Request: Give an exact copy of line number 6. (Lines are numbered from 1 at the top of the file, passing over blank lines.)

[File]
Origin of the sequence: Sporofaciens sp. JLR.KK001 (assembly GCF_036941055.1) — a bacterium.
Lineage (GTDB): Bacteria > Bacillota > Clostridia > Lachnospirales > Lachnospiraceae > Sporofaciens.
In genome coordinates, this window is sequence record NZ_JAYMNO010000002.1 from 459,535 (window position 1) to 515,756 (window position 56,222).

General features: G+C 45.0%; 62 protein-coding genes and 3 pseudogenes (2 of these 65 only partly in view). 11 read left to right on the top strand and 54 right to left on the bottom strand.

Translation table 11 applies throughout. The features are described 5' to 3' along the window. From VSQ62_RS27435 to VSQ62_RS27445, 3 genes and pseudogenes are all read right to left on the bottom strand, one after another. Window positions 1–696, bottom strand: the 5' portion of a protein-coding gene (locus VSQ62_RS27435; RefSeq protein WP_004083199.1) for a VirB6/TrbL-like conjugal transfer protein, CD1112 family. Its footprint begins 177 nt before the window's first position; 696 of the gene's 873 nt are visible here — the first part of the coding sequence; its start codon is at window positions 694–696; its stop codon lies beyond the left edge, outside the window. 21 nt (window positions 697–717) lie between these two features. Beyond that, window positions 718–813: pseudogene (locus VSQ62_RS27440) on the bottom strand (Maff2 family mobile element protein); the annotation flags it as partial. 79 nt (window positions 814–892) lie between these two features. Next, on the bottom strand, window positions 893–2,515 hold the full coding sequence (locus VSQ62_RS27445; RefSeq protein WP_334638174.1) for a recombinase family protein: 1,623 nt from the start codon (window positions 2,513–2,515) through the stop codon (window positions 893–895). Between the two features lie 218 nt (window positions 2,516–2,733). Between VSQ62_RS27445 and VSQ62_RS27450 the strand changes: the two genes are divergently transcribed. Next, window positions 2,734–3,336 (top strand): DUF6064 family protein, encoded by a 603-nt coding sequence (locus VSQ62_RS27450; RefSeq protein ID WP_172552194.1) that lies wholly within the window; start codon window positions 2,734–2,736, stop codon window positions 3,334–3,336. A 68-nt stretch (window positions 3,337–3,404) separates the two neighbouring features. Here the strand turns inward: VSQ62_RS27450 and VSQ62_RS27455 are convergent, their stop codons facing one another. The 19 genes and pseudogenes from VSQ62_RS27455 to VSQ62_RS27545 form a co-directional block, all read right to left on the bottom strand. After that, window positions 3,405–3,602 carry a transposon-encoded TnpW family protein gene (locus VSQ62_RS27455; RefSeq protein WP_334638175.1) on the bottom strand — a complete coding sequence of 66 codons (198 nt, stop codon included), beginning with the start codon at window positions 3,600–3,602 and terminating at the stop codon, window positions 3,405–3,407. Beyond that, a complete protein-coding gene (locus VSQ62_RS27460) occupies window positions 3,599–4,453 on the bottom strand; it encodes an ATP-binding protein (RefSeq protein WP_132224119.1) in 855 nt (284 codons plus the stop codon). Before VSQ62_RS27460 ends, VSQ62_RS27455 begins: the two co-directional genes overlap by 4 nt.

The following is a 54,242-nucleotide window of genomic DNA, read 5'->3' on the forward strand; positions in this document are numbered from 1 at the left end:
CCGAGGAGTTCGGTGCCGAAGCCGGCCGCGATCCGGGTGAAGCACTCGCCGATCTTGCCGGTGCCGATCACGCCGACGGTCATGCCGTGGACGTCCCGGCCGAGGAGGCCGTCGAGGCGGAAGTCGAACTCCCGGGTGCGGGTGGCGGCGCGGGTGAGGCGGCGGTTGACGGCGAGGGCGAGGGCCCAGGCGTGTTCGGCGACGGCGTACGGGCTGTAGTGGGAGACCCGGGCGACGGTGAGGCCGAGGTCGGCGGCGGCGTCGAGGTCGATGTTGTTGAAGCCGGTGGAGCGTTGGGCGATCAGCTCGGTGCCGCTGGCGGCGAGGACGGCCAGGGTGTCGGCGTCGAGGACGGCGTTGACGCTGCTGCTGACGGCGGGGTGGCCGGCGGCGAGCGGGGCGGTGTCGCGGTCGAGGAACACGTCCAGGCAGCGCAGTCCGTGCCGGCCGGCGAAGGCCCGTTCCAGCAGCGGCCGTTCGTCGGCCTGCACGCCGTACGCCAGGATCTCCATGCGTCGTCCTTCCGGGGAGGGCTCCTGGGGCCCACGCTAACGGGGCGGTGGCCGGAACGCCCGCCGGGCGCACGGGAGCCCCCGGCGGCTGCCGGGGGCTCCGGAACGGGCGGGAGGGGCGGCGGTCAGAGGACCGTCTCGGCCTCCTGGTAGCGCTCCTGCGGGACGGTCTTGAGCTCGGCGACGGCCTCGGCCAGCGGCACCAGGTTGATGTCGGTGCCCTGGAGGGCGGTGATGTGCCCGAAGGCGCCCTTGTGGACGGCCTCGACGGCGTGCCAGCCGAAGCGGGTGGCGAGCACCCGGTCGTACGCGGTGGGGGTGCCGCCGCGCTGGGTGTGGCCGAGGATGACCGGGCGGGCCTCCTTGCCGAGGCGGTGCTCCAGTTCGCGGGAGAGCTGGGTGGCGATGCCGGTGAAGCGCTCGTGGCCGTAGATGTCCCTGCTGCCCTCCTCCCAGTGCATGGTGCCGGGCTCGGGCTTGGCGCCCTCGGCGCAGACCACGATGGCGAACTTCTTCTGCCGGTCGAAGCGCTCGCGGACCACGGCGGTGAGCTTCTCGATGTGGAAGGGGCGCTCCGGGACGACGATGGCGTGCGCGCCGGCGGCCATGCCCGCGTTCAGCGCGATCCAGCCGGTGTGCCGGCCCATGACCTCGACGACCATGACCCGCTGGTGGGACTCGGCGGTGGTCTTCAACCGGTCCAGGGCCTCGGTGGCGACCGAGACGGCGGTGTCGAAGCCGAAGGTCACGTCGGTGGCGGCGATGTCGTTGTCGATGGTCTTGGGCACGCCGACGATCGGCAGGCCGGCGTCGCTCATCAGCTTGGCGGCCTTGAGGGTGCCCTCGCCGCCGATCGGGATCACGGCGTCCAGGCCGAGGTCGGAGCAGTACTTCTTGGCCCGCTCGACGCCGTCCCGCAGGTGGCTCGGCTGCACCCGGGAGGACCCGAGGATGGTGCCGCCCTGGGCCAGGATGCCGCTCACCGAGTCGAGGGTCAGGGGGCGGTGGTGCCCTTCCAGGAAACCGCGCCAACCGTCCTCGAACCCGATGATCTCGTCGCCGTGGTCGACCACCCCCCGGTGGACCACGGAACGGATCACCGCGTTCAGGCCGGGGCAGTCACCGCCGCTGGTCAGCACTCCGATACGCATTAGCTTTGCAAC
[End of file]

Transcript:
The following is a 54,242-nucleotide window of genomic DNA, read 5'->3' on the forward strand; positions in this document are numbered from 1 at the left end: